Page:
Epstein-Barr virus (EBV)-associated hemophagocytic lymphohistiocytosis (EBV-HLH) is a life-threatening hyperinflammatory syndrome triggered by EBV infection. It often becomes relapsed or refractory (r/r), given that etoposide-based regimens cannot effectively clear the virus. r/r EBV-HLH is invariably lethal in adults without allogeneic hematopoietic stem cell transplantation. Here, we performed a retrospective analysis of 7 r/r EBV-HLH patients who were treated with nivolumab on a compassionate-use basis at West China Hospital. All 7 patients tolerated the treatment and 6 responded to it. Five of them achieved and remained in clinical complete remission with a median followup of 16 months (range, 11.4-18.9 months). Importantly, both plasma and cellular EBV-DNAs were completely eradicated in 4 patients. Single-cell RNA-sequencing analysis showed that HLH syndrome was associated with hyperactive monocytes/macrophages and ineffective CD8 T cells with a defective activation program. Nivolumab treatment expanded programmed death protein-1-positive T cells and restored the expression of HLH-associated degranulation and costimulatory genes in CD8 T cells. Our data suggest that nivolumab, as a monotherapy, provides a potential cure for r/r EBV-HLH, most likely by restoring a defective anti-EBV response.
c-Myc (Myc hereafter) is found to be deregulated and/or amplified in most acute myeloid leukemias (AMLs). Almost all AML cells are dependent upon Myc for their proliferation and survival. Thus, Myc has been proposed as a critical anti-AML target. Myc has Max mediated transactivational and Myc-interacting zinc finger protein 1 (Miz1)-mediated transre pressional activities. The role of Myc-Max-mediated transactivation in the pathogenesis of AML has been well studied; however, the role of Myc-Miz1-mediated transrepression in AML is still somewhat obscure. Myc protein harboring a V394D mutation (Myc(V394D)) is a mutant form of Myc that lacks transrepressional activity due to a defect in its ability to interact with Mizt We found that, compared with Myc, the oncogenic function of Myc(V394D) is significantly impaired. The AML/myeloproliferative disorder that develops in mice receiving Myc(V394D)-transduced hematopoietic stem/progenitor cells (HSPCs) is significantly delayed compared with mice receiving Myc-transduced HSPCs. Using a murine MLL-AF9 AML model, we found that AML cells expressing Myc(V394D) (intrinsic Myc deleted) are partially differentiated and show reductions in both colony-forming ability in vitro and leukemogenic capacity in vivo. The reduced frequency of leukemia stem cells (LSCs) among Myc(V394D)-AML cells and their reduced leukemogenic capacity during serial transplantation suggest that Myc-Miz1 interaction is required for the self-renewal of LSCs. In addition, we found that Myc(V394D)-AML cells are more sensitive to chemotherapy than are Myc AML cells. Mechanistically, we found that Myc represses Miz1 mediated expression of CCAAT/enhancer-binding protein alpha (Cebp alpha) and CebpZ delta, thus playing an important role in the pathogenesis of AML by maintaining the undifferentiated state and self renewal capacity of LSCs.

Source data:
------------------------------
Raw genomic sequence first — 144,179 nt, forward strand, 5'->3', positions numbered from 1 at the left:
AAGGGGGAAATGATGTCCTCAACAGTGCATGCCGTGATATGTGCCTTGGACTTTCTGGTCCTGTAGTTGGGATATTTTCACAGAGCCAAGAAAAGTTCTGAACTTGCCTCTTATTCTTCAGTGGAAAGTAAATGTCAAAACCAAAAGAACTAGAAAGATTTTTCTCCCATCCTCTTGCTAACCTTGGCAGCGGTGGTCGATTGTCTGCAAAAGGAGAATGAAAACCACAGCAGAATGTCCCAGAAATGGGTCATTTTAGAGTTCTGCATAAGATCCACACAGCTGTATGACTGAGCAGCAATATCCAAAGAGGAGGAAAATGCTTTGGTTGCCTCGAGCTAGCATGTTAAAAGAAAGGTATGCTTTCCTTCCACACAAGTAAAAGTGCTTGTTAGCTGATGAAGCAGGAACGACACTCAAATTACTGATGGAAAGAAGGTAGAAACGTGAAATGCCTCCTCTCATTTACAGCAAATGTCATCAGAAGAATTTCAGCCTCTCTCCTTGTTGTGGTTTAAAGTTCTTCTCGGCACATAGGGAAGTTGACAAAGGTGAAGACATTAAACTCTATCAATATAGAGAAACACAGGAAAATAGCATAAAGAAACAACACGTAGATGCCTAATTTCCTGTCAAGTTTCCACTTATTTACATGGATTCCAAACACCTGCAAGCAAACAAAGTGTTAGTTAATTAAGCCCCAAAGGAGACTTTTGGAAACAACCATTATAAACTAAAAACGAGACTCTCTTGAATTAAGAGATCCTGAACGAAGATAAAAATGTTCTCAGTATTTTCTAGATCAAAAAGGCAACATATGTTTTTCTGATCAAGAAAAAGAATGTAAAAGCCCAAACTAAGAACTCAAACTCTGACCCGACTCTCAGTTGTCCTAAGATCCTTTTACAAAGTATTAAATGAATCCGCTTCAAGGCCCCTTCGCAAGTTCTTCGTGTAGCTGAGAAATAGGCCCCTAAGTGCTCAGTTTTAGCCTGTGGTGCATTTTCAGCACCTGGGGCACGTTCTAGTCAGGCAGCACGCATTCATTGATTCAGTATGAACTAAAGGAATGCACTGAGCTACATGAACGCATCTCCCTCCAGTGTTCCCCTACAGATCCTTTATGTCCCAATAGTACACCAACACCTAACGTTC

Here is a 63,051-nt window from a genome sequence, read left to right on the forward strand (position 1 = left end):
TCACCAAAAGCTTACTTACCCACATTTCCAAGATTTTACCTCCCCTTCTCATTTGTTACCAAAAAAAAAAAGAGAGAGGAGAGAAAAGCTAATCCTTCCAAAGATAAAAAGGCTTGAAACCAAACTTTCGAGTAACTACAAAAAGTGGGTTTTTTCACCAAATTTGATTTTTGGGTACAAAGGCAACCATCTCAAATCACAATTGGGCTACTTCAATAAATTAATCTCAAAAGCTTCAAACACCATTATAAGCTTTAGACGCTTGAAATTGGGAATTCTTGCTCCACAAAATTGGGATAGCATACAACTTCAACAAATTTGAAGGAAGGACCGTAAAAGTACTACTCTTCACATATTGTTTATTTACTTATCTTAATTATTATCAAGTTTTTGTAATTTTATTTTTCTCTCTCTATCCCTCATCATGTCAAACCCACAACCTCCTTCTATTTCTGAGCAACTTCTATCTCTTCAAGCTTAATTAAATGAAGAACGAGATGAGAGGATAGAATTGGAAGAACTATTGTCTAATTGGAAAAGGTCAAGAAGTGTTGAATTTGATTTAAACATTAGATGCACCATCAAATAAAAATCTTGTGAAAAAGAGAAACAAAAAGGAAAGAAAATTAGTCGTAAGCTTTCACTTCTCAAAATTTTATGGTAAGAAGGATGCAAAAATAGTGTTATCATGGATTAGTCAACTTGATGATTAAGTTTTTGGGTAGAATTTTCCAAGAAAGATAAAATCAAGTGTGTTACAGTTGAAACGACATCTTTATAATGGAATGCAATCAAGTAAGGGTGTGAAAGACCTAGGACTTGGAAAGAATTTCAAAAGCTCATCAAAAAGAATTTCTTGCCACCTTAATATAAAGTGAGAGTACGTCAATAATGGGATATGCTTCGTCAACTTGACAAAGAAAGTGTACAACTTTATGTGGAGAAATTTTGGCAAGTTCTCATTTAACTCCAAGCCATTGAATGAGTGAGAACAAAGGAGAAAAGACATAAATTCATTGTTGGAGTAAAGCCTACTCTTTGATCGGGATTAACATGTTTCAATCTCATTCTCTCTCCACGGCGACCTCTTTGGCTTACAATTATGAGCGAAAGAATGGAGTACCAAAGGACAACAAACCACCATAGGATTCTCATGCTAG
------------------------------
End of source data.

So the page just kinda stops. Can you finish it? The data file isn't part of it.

Bacterial infection not only stimulates innate immune responses but also activates coagulation cascades. Overactivation of the coagulation system in bacterial sepsis leads to disseminated intravascular coagulation (DIC), a life-threatening condition. However, the mechanisms by which bacterial infection activates the coagulation cascade are not fully understood. Here we show that type 1 interferons (IFNs), a widely expressed family of cytokines that orchestrate innate antiviral and antibacterial immunity, mediate bacterial infection-induced DIC by amplifying the release of high-mobility group box 1 (HMGB1) into the bloodstream. Inhibition of the expression of type 1 IFNs and disruption of their receptor IFN-alpha/beta R or downstream effector (eg, HMGB1) uniformly decreased gram-negative bacteria-induced DIC. Mechanistically, extracellular HMGB1 markedly increased the procoagulant activity of tissue factor by promoting the externalization of phosphatidylserine to the outer cell surface, where phosphatidylserine assembles a complex of cofactor-proteases of the coagulation cascades. These findings not only provide novel insights into the link between innate immune responses and coagulation, but they also open a new avenue for developing novel therapeutic strategies to prevent DIC in sepsis.